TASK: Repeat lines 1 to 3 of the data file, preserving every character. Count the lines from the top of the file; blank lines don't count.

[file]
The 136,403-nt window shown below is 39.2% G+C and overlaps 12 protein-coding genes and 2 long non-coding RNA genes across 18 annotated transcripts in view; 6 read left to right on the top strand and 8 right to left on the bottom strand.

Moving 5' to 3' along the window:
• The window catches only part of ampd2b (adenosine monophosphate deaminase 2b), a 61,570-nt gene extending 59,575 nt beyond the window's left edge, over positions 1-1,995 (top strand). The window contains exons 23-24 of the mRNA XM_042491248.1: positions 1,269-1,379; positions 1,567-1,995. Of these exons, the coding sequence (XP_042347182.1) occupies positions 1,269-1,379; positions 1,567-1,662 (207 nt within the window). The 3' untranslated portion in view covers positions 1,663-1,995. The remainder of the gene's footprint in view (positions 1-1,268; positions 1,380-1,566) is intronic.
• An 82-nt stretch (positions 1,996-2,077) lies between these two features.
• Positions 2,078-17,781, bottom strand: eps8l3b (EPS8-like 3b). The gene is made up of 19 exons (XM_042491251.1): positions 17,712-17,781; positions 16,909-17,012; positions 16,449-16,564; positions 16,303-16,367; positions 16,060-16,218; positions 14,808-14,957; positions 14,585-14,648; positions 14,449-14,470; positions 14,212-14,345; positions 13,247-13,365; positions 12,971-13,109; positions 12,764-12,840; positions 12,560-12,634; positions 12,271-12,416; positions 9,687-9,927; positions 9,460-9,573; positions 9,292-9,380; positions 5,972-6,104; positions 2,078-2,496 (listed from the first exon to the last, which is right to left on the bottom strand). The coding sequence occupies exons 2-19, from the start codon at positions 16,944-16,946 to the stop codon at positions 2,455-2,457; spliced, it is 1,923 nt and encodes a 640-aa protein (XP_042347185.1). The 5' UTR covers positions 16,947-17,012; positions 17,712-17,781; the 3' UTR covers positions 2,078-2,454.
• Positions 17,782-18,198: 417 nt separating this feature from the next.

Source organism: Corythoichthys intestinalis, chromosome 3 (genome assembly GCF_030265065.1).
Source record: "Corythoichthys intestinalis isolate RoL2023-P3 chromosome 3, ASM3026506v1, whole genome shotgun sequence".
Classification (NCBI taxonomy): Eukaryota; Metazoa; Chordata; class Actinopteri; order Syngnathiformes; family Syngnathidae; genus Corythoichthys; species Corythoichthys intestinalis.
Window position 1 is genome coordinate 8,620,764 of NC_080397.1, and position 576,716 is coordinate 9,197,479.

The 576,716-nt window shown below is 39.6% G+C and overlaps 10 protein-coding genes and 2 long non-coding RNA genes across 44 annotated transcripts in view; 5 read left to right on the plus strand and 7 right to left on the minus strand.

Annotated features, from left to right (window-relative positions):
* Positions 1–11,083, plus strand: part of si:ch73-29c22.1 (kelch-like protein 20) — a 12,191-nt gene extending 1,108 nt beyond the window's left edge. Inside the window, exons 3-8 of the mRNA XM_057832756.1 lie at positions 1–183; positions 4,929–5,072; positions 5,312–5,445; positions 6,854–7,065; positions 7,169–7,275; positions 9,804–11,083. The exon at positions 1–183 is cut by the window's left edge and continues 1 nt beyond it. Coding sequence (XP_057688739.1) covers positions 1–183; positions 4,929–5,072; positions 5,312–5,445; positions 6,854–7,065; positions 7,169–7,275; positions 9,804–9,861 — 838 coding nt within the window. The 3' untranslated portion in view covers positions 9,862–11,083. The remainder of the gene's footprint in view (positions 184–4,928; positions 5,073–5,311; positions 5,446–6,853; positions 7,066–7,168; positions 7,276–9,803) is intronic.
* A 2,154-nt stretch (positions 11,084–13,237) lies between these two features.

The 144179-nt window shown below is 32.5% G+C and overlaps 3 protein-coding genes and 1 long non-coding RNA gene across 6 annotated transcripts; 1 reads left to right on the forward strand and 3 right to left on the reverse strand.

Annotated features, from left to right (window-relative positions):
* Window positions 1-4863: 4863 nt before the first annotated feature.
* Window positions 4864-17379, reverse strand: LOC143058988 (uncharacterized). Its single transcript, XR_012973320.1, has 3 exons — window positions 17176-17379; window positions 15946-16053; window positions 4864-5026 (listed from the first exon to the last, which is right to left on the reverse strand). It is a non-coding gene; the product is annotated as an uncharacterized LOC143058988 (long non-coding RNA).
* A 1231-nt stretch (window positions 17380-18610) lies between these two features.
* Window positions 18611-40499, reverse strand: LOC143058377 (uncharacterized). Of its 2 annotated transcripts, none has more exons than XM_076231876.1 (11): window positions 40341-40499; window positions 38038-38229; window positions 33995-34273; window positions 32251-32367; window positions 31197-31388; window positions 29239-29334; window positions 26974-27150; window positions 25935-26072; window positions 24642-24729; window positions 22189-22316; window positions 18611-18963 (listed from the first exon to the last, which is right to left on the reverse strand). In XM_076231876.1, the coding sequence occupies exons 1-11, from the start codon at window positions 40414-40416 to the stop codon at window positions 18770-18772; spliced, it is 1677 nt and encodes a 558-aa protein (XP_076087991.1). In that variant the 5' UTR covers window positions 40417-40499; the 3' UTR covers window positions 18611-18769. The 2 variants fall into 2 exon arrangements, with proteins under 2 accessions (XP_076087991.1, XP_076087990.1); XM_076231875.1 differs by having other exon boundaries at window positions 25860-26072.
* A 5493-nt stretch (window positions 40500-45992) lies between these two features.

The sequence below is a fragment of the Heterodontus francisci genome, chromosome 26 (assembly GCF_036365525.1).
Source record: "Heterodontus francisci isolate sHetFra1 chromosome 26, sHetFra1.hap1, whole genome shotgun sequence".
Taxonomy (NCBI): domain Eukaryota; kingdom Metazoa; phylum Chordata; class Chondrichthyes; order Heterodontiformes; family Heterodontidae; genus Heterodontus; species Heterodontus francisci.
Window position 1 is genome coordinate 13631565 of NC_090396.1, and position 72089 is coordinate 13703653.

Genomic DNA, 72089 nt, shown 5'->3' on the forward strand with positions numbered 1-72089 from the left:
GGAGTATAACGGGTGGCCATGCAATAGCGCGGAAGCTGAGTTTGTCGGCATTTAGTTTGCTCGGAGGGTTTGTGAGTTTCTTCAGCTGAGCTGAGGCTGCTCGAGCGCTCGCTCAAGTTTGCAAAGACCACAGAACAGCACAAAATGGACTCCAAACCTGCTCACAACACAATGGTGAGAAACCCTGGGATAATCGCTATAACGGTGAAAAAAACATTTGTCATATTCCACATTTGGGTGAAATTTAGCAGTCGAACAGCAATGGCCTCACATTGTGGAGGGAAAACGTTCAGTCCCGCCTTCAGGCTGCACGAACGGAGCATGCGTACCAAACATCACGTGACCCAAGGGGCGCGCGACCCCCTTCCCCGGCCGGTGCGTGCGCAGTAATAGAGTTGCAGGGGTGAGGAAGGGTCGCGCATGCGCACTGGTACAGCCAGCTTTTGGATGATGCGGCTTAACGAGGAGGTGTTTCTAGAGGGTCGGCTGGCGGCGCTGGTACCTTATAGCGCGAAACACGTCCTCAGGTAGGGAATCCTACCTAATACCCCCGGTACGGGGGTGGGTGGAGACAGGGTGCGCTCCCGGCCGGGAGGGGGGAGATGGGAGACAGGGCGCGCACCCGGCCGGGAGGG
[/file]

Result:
The 136,403-nt window shown below is 39.2% G+C and overlaps 12 protein-coding genes and 2 long non-coding RNA genes across 18 annotated transcripts in view; 6 read left to right on the top strand and 8 right to left on the bottom strand.

Moving 5' to 3' along the window:
• The window catches only part of ampd2b (adenosine monophosphate deaminase 2b), a 61,570-nt gene extending 59,575 nt beyond the window's left edge, over positions 1-1,995 (top strand). The window contains exons 23-24 of the mRNA XM_042491248.1: positions 1,269-1,379; positions 1,567-1,995. Of these exons, the coding sequence (XP_042347182.1) occupies positions 1,269-1,379; positions 1,567-1,662 (207 nt within the window). The 3' untranslated portion in view covers positions 1,663-1,995. The remainder of the gene's footprint in view (positions 1-1,268; positions 1,380-1,566) is intronic.